October 11, 2008 - Saturday 2 pm
Solo Percussion: Will Redman
“Book is a collection of 98 graphic compositions. Each is rendered in black ink on a sheet of white 8.5x11 inch paper. The compositions represent extensions and extrapolations of conventional music notation. Book is available for interpretation (however radical) by any performer(s) in any place at any time in any part for any duration”. - Will Redman
Katherine Young & Jonathan Zorn
Untitled for Bass, Bassoon and Electronics
Bassoon: Katherine Young: Double bass and Electronics: Jonathan Zorn
This piece is the second in a series of collaborative transcriptions between Katherine Young and Jonathan Zorn, in which, working from a recording, they graphically re-notate an earlier piece of theirs. This time the composers passed the score back-and-forth long distance for 6 iterations (3 each), building up a transcription and then excavating and defining a new piece from the sedimented layers. (The projected image is a pre-compositional image done by Zorn.)
Folding Music II for solo wind instrument
Wind controller and live processing: David Means
“Folding Music II for soloist is from a series of three-dimensional scores which combines traditional and graphic notation into folded segments which the performer can use to maximize his/her instrument's extended tonal resources and performance techniques.”
Copper pipe, Ekphonetic Instrument, Theramin Antenna: Anthony Ptak
“Insistentia.08 is a composition written for any instrument, object, or action. It should be performed without any sense of rhythm or metered time. Performers should not listen to, nor respond to anything going on around them. Decisions should be forthright, made in spite of everything, including any interference, or disruption. When an incident takes place, it is far more important than what takes place. The performance is labor. If a performer becomes tired, this is part of the labor. Be on time. Pay attention or a tension may collect its debt. What does it mean to insist? To stay upon: to lean upon: to rest: stop or stand still: to pause as would speak no more: to persist: to continue: to enforce: to labor earnestly: to pursue diligently to abide fast and firmly: to endeavor: to provoke or solicit”. - A.J. Ptak
Stuart Saunders Smith
Transitions and Leaps
Percussion ensemble: The Sylvia Smith Percussion Duo - Sylvia Smith and Ayano Kataoka
Transitions and Leaps is about moving from one category of information to another, by either a gradual transition or a sudden leap. The first task of the performers is to choose four categories (A, B, C, and D) of actions/sounds that can be modified. Some examples of categories are walking, reciting a text, xylophone rags, wearing hats, playing Bach on the piano, serving tea.
The score makes use of ideograms that symbolize a task to be done while making the transition or the leap. These are modifications that apply to any of the performing arts, for example: higher, slower, imitate, change the speed, etc. Performers work together over many weeks or months, by improvisational trial and error, eventually coming up with a performance that is repeated verbatim with each performance.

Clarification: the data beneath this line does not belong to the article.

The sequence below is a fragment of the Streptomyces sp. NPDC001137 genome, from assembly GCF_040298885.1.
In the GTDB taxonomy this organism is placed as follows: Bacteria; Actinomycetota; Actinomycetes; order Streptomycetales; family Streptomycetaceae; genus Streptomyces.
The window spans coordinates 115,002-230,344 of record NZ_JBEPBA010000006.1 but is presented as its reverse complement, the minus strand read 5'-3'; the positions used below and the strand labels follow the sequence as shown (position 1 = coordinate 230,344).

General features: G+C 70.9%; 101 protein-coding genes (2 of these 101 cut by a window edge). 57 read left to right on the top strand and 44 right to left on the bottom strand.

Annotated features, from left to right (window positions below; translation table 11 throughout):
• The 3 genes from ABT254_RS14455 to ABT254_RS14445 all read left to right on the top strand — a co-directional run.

Meet the Composers
Will Redman is a composer, improviser, and educator. He has a BA from the University of Maryland at Baltimore County, an MA from the University of Southampton (England), and a PhD in composition from the University at Buffalo, where he was a Dean’s Fellow and adjunct lecturer. He has studied percussion with Tom Goldstein and Kevin Norton; composition with Stuart Saunders Smith, Michael Finnissy, and Jeffrey Stadelman; and computer music with Cort Lippe. Mr. Redman has taught classes in music theory, composition, and music history (including Rock ‘n’ Roll, Punk, and Hip-Hop) and was the initiator and facilitator of OpenLab, a monthly free improvisation workshop in Buffalo sponsored by Big Orbit’s Soundlab and the Open Music Foundation. Some of Mr. Redman’s recent projects include a drama for solo pianist, Wilderness and Self-Sufficiency, the first act of which was premiered by Ian Pace at June In Buffalo 2005; Eyes and Ears: Sound Needs Image, a gallery exhibition at the Carnegie Art Center co-curated with Joanna Raczynska and featuring the Open Music
Ensemble’s interpretations of moving graphic scores made by film and video makers; a sound installation, Book: Speaker Ensemble, featuring contributions by members of the OME; 10th Lesson, a film/video/sound collaboration with Joanna Raczynska, which has been screened in Buffalo, Karlsruhe, London, and Baltimore; and Book, a collection of graphic compositions to be performed in any part, by anyone, anywhere.
Jonathan Zorn is a composer/sound artist/performer from Middletown, CT. He likes to make sounds using his voice, double bass, accordion, modular synthesizer, and computer. His compositions involve systems of interaction that exceed the control of any single participant, creating surprises for performers, audience, and composer. He has studied with Alvin Lucier, Anthony Braxton, Ron Kuivila, and Jon Barlow. Mr. Zorn recently finished recording a CD of solo bass compositions. The pieces on this recording range from memorized structures that explore his personal approach to the instrument, to complex notated pieces that involve structures based on recursion and reorganization of standard thought patterns involved in music. A large part of Mr. Zorn’s work thus far has been to deconstruct structures, anything from pressure gauges to musical compositions to myself, and reconstruct them, testing the limits of recognition and the possibilities of new forms. This area has been the ground for new combinations and organizational possibilities.